were expected so there was hot water for baths and after a supper of tinned food and
      good hot tea, I climbed thankfully into bed.

      Next morning I was awakened by the chattering of the African workmen and was
      soon out to inspect the new surroundings. Our farm was once part of Hickson Wood’s
      land and is separated from theirs by a river. Our houses cannot be more than a few
      hundred yards apart as the crow flies but as both are built on the slopes of a long range
      of high hills, and one can only cross the river at the foot of the slopes, it will be quite a
      safari to go visiting on foot . Most of our land is covered with shoulder high grass but it
      has been partly cleared of trees and scrub. Down by the river George has made a long
      coffee nursery and a large vegetable garden but both coffee and vegetable seedlings
      are too small to be of use.

      George has spared all the trees that will make good shade for the coffee later on.
      There are several huge wild fig trees as big as oaks but with smooth silvery-green trunks
      and branches and there are lots of acacia thorn trees with flat tops like Japanese sun
      shades. I’ve seen lovely birds in the fig trees, Louries with bright plumage and crested
      heads, and Blue Rollers, and in the grasslands there are widow birds with incredibly long
      black tail feathers.

      There are monkeys too and horrible but fascinating tree lizards with blue bodies
      and orange heads. There are so many, many things to tell you but they must wait for
      another time as James, the house boy, has been to say “Bafu tiari” and if I don’t go at
      once, the bath will be cold.

      I am very very happy and terribly interested in this new life so please don’t
      worry about me.

      Much love to you all,

      Mchewe Estate 29th. November 1930

      Dearest Family,

      I’ve lots of time to write letters just now because George is busy supervising the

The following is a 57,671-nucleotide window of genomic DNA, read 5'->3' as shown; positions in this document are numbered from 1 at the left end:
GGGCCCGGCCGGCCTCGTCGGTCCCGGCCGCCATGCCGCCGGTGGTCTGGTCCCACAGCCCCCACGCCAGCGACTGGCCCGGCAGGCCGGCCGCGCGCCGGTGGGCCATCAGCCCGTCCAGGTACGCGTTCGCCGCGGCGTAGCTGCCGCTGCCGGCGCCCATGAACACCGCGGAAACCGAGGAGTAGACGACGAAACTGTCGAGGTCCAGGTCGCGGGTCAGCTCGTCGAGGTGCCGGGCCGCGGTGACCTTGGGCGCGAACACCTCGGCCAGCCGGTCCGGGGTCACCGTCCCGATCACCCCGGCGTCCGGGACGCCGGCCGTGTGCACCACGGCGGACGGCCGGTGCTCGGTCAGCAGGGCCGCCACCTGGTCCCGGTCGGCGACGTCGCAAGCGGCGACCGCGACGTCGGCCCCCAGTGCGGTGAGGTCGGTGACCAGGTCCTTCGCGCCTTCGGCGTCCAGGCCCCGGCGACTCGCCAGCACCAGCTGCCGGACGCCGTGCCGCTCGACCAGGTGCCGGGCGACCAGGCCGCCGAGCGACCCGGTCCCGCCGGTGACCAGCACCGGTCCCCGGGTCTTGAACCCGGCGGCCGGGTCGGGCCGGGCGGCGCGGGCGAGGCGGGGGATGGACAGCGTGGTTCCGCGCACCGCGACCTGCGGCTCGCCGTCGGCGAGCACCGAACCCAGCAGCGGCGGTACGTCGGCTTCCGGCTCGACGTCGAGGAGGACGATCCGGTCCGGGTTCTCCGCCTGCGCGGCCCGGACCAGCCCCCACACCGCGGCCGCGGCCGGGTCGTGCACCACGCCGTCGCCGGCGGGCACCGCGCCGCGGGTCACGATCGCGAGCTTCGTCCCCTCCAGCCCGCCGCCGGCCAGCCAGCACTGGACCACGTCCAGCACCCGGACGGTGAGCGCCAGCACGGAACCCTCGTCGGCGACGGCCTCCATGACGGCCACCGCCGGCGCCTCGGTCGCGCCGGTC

building of the house from early morning to late afternoon – with a break for lunch of

      On our second day here our tent was moved from the house site to a small
      clearing further down the slope of our hill. Next to it the labourers built a ‘banda’ , which is
      a three sided grass hut with thatched roof – much cooler than the tent in this weather.
      There is also a little grass lav. so you see we have every convenience. I spend most of
      my day in the banda reading or writing letters. Occasionally I wander up to the house site
      and watch the building, but mostly I just sit.

      I did try exploring once. I wandered down a narrow path towards the river. I
      thought I might paddle and explore the river a little but I came round a bend and there,
      facing me, was a crocodile. At least for a moment I thought it was and my adrenaline
      glands got very busy indeed. But it was only an enormous monitor lizard, four or five
      feet long. It must have been as scared as I was because it turned and rushed off through
      the grass. I turned and walked hastily back to the camp and as I passed the house site I
      saw some boys killing a large puff adder. Now I do my walking in the evenings with
      George. Nothing alarming ever seems to happen when he is around.

      It is interesting to watch the boys making bricks for the house. They make a pile
      of mud which they trample with their feet until it is the right consistency. Then they fill
      wooden moulds with the clayey mud, and press it down well and turn out beautiful shiny,